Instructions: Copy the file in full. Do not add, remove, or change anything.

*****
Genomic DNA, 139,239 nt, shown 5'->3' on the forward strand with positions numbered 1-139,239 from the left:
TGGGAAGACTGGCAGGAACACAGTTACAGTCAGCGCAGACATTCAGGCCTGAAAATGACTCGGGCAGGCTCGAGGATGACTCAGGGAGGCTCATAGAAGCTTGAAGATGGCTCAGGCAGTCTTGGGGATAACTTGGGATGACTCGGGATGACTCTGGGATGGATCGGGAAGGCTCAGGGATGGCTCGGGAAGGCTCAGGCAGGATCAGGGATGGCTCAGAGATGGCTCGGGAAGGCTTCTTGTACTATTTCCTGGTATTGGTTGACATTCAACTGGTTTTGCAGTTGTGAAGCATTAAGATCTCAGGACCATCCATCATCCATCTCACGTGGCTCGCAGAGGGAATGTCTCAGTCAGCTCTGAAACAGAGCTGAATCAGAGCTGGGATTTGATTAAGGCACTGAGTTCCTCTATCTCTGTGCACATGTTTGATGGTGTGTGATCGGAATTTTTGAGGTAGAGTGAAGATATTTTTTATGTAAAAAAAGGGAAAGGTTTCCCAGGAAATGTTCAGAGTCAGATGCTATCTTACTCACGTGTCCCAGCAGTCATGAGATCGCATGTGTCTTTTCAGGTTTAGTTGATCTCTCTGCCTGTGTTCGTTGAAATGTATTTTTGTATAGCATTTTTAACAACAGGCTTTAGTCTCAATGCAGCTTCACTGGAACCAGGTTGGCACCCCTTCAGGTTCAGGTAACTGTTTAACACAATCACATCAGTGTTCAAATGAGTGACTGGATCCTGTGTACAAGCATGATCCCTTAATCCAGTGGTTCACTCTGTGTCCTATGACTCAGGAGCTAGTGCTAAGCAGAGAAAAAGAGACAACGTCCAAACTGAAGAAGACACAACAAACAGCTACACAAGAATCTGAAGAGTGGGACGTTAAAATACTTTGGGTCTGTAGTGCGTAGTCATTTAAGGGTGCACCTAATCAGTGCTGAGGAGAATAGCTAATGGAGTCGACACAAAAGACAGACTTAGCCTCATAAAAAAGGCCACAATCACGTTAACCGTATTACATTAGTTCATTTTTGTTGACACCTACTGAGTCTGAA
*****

Genomic DNA, 139,239 nt, shown 5'->3' on the forward strand with positions numbered 1-139,239 from the left:
TGGGAAGACTGGCAGGAACACAGTTACAGTCAGCGCAGACATTCAGGCCTGAAAATGACTCGGGCAGGCTCGAGGATGACTCAGGGAGGCTCATAGAAGCTTGAAGATGGCTCAGGCAGTCTTGGGGATAACTTGGGATGACTCGGGATGACTCTGGGATGGATCGGGAAGGCTCAGGGATGGCTCGGGAAGGCTCAGGCAGGATCAGGGATGGCTCAGAGATGGCTCGGGAAGGCTTCTTGTACTATTTCCTGGTATTGGTTGACATTCAACTGGTTTTGCAGTTGTGAAGCATTAAGATCTCAGGACCATCCATCATCCATCTCACGTGGCTCGCAGAGGGAATGTCTCAGTCAGCTCTGAAACAGAGCTGAATCAGAGCTGGGATTTGATTAAGGCACTGAGTTCCTCTATCTCTGTGCACATGTTTGATGGTGTGTGATCGGAATTTTTGAGGTAGAGTGAAGATATTTTTTATGTAAAAAAAGGGAAAGGTTTCCCAGGAAATGTTCAGAGTCAGATGCTATCTTACTCACGTGTCCCAGCAGTCATGAGATCGCATGTGTCTTTTCAGGTTTAGTTGATCTCTCTGCCTGTGTTCGTTGAAATGTATTTTTGTATAGCATTTTTAACAACAGGCTTTAGTCTCAATGCAGCTTCACTGGAACCAGGTTGGCACCCCTTCAGGTTCAGGTAACTGTTTAACACAATCACATCAGTGTTCAAATGAGTGACTGGATCCTGTGTACAAGCATGATCCCTTAATCCAGTGGTTCACTCTGTGTCCTATGACTCAGGAGCTAGTGCTAAGCAGAGAAAAAGAGACAACGTCCAAACTGAAGAAGACACAACAAACAGCTACACAAGAATCTGAAGAGTGGGACGTTAAAATACTTTGGGTCTGTAGTGCGTAGTCATTTAAGGGTGCACCTAATCAGTGCTGAGGAGAATAGCTAATGGAGTCGACACAAAAGACAGACTTAGCCTCATAAAAAAGGCCACAATCACGTTAACCGTATTACATTAGTTCATTTTTGTTGACACCTACTGAGTCTGAA